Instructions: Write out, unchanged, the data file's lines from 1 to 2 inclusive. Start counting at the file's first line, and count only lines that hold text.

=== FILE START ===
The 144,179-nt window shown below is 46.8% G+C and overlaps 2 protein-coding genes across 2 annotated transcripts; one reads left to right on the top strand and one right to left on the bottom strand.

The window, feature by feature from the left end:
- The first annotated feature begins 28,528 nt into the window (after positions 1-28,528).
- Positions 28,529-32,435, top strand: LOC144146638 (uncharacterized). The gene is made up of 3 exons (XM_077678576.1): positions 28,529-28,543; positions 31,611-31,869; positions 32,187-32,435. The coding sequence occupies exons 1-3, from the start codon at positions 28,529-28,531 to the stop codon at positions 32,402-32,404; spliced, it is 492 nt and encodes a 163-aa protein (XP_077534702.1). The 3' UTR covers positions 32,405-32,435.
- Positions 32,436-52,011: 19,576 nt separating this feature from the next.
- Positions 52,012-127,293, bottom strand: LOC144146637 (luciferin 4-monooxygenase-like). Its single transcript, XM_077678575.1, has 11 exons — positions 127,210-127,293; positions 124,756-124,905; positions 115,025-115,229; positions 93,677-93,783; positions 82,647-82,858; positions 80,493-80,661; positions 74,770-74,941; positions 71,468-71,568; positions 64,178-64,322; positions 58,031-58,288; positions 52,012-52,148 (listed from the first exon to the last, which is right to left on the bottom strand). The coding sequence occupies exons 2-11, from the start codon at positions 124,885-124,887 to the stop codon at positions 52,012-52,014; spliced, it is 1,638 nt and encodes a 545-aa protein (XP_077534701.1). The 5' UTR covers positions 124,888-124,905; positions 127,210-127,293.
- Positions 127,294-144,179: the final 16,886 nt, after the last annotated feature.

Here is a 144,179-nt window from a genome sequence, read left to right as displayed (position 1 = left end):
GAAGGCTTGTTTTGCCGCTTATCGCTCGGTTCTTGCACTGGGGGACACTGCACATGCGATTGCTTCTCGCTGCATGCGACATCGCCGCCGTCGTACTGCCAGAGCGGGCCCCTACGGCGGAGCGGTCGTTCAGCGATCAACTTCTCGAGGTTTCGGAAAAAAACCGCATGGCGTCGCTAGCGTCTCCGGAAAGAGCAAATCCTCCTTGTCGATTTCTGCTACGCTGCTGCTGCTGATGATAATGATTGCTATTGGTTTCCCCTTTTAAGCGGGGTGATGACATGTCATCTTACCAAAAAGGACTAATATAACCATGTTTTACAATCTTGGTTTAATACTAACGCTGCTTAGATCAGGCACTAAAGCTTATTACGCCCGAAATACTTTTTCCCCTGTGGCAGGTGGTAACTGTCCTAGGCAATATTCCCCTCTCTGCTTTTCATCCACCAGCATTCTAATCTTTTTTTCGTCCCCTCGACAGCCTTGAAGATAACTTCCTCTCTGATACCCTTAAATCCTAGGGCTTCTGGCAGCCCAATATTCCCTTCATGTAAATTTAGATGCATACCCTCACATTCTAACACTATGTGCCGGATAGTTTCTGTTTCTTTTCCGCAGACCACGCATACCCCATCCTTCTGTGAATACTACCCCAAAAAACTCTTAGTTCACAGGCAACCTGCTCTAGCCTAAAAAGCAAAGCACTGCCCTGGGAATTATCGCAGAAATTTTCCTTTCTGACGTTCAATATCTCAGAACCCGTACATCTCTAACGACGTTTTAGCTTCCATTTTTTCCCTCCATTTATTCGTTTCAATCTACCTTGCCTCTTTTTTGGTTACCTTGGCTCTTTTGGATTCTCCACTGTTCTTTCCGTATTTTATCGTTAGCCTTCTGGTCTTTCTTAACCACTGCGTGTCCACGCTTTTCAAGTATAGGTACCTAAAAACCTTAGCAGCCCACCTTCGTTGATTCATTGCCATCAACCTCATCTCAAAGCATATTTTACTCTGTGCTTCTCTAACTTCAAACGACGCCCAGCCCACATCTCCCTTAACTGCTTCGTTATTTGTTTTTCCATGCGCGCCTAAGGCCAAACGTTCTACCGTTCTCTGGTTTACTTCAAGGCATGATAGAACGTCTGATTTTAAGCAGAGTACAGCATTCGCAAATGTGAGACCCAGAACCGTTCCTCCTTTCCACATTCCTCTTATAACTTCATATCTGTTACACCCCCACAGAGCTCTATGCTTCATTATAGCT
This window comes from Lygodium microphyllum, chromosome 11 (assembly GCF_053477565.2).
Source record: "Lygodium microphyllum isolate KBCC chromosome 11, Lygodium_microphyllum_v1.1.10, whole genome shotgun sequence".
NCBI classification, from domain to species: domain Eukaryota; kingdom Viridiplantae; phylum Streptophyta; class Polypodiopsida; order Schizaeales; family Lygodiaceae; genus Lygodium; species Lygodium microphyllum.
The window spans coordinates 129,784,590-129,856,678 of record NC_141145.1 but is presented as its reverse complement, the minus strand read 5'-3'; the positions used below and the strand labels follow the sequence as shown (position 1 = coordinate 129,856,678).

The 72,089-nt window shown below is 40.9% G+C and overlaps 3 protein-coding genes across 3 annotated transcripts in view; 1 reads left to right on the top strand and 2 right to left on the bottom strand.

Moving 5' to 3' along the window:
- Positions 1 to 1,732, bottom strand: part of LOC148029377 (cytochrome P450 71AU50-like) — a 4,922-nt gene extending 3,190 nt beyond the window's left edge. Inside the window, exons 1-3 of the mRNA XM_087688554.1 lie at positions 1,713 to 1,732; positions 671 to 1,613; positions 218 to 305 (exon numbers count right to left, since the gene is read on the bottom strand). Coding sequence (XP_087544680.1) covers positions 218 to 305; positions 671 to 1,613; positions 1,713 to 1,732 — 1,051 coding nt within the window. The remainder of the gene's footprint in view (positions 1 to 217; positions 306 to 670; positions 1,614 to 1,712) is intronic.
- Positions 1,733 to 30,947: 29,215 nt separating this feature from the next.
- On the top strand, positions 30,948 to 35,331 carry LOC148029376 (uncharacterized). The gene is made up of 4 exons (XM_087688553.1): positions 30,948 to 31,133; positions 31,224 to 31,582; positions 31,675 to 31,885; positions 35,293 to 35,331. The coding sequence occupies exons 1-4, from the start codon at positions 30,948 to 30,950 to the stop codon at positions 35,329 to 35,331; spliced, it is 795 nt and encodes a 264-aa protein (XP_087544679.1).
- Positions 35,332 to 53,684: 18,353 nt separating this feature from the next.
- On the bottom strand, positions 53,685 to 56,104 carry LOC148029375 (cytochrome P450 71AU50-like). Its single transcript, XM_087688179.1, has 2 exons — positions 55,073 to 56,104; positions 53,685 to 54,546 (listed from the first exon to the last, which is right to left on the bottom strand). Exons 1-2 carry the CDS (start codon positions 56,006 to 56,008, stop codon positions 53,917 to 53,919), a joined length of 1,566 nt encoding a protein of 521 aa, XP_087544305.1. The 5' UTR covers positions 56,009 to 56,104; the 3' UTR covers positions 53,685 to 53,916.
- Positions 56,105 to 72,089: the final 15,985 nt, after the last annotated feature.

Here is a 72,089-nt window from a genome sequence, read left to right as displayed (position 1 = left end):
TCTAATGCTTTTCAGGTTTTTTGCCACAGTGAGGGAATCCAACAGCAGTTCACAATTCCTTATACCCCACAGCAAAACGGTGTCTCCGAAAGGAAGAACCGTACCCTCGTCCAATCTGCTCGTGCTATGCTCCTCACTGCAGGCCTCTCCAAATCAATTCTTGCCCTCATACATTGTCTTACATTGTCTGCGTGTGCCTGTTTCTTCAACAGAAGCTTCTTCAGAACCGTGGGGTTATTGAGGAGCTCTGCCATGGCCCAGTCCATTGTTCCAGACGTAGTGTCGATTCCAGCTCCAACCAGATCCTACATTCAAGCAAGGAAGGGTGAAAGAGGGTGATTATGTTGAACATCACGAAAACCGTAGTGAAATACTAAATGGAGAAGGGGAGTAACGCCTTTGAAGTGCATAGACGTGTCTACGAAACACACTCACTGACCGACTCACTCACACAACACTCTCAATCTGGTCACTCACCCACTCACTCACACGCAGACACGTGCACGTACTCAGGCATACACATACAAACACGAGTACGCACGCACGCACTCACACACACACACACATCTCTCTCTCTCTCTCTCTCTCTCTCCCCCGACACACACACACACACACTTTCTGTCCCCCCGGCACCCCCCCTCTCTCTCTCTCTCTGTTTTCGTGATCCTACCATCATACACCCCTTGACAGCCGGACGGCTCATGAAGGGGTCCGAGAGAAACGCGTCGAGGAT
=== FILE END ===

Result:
The 144,179-nt window shown below is 46.8% G+C and overlaps 2 protein-coding genes across 2 annotated transcripts; one reads left to right on the top strand and one right to left on the bottom strand.

The window, feature by feature from the left end: